Illuminating history of an overlooked period in the life of our first president.
During the years between the end of the American Revolution and the commencement of his first term as the first president, George Washington remained a busy farmer, slave owner, behind-the-scenes political figure and national hero. Pulitzer Prize–winning author Larson (Law and History/Pepperdine Univ.; An Empire of Ice: Scott, Shackleton, and the Heroic Age of Antarctic Science, 2011, etc.) returns with a focused look at some years that many other historians have eschewed in favor of covering the more fiery Revolution and the more storied presidency. Larson shows us a Washington who craved being home, a man who only reluctantly allowed politics or necessity to draw him away. Larson begins with Washington’s resignation of his command and his journey home to Mount Vernon from New York (it took him two weeks—with much cheering and celebration along the route). He then traveled west to inspect some of his holdings and had to decide whether to attend the Constitutional Convention in Philadelphia. Of course, he did choose to go, and he chaired the proceedings. In the central chapters, the author deals with the Convention, with Washington’s quiet though essential role, and with the battles and compromises between federalists and antifederalists that the document demanded—and very nearly did not achieve. Larson also reminds us of Washington’s medical and dental problems and his decision to have some implants using the teeth of slaves (who were paid for the privilege). Following ratification (which did not happen immediately or easily), pressure grew for Washington to stand for president—which, of course, he did, despite his numerous protests. Larson identifies Washington’s three goals—“respect abroad, prosperity at home, and development westward”—and includes an account of an inaugural dish that makes turducken seem unambitious.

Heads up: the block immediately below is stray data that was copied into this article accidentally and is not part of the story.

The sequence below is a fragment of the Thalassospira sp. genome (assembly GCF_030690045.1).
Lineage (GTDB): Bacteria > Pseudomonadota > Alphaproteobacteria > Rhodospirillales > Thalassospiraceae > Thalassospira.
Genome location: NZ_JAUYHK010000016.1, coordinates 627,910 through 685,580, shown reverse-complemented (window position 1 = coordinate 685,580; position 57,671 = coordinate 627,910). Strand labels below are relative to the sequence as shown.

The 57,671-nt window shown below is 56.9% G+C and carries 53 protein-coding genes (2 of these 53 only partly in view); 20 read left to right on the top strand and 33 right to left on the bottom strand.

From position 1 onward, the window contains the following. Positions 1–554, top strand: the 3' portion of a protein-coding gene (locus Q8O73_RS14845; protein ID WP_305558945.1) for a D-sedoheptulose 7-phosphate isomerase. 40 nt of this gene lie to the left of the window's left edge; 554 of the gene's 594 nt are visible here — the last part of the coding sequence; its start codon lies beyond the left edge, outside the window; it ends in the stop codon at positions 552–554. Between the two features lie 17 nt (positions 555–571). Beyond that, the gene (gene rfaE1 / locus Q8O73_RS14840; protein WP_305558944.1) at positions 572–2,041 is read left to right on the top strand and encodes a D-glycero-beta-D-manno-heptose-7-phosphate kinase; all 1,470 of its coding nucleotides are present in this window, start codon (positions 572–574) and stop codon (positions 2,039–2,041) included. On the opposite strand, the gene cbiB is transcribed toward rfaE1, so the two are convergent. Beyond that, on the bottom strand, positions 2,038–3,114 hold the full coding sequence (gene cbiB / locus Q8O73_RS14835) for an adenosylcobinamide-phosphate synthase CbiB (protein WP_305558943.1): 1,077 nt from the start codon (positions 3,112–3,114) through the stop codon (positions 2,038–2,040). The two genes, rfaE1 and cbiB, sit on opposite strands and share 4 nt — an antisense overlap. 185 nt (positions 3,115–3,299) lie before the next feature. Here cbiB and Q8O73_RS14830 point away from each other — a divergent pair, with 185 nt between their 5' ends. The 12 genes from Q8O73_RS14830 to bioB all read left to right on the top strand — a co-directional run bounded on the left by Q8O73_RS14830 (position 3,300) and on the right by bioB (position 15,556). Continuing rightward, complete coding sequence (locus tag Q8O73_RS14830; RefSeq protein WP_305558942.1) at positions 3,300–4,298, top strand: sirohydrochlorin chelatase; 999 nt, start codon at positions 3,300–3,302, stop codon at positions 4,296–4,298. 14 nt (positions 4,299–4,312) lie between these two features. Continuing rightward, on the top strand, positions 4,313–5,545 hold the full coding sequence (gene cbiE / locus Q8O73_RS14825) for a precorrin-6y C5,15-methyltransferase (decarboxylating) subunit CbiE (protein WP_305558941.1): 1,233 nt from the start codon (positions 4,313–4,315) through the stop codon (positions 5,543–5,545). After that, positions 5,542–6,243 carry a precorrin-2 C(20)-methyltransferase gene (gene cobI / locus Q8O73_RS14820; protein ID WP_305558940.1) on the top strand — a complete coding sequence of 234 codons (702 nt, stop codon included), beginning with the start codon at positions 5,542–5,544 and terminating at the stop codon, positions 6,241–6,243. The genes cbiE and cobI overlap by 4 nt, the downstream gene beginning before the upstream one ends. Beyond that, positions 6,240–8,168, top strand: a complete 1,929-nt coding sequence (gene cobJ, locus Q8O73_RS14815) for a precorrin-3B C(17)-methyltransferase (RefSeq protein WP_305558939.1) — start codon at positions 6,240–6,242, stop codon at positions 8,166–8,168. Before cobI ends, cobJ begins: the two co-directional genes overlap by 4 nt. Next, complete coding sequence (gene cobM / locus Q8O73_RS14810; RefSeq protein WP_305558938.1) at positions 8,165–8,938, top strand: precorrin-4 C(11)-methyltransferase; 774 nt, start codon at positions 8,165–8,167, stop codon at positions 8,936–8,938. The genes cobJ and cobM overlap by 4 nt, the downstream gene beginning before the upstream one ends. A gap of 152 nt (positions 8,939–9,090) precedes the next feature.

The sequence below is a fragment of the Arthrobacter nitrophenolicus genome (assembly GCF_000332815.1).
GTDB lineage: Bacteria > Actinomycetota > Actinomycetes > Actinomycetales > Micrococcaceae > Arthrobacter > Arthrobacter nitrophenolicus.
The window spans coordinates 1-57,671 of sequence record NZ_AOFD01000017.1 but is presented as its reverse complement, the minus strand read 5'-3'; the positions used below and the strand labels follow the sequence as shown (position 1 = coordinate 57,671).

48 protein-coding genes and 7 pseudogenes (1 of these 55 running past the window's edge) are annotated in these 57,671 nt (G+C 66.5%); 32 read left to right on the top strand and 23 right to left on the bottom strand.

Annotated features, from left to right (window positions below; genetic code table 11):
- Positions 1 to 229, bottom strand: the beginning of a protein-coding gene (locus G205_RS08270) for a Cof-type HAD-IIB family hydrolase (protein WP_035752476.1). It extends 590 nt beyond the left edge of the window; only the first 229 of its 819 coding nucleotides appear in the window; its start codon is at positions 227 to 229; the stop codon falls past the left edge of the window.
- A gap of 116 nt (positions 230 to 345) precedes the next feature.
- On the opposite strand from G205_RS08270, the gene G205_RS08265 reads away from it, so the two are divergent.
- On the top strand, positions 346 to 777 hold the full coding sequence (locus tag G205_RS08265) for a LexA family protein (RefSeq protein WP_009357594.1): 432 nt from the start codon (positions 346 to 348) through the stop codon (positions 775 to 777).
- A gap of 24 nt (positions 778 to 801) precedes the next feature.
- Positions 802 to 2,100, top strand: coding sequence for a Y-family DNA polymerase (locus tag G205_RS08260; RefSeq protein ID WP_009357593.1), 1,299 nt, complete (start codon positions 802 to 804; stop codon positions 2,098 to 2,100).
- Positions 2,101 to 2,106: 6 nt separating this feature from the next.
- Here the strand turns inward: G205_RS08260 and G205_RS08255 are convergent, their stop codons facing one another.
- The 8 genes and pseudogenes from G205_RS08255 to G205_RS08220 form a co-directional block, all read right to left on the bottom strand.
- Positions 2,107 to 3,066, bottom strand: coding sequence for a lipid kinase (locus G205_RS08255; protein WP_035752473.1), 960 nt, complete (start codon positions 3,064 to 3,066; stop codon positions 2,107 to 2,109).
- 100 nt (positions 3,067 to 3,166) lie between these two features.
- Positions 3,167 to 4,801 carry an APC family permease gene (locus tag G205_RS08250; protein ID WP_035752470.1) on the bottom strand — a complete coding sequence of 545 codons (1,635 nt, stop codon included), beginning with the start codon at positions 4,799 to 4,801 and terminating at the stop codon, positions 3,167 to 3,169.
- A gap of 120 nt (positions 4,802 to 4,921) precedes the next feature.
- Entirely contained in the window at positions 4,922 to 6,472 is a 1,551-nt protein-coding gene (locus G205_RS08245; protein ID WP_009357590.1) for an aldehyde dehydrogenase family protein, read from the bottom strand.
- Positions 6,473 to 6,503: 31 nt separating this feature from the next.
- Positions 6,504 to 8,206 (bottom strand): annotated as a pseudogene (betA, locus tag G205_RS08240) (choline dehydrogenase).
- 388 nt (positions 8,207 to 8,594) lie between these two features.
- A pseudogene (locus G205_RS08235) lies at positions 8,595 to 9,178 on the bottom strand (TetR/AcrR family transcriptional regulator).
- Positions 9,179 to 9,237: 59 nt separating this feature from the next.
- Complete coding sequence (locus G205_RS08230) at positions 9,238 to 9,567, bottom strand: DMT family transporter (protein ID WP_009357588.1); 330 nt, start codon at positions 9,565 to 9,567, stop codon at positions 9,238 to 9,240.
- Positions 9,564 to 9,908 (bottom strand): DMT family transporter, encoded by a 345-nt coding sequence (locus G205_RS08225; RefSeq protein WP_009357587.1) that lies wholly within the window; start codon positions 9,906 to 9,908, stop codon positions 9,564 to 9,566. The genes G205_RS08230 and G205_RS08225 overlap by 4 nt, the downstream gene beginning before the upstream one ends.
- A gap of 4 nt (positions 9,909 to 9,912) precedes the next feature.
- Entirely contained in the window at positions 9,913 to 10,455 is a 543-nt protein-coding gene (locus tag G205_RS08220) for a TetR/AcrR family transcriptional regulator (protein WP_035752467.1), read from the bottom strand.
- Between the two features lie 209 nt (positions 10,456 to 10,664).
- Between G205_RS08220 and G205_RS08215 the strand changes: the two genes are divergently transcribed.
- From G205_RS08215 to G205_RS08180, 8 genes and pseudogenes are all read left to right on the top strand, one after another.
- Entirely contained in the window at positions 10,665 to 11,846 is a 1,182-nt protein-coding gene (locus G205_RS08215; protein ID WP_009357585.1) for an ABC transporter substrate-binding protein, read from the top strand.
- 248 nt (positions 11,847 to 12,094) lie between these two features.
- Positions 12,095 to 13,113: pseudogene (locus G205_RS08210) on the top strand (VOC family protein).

Profound, even affectionate, scholarship infuses every graceful sentence.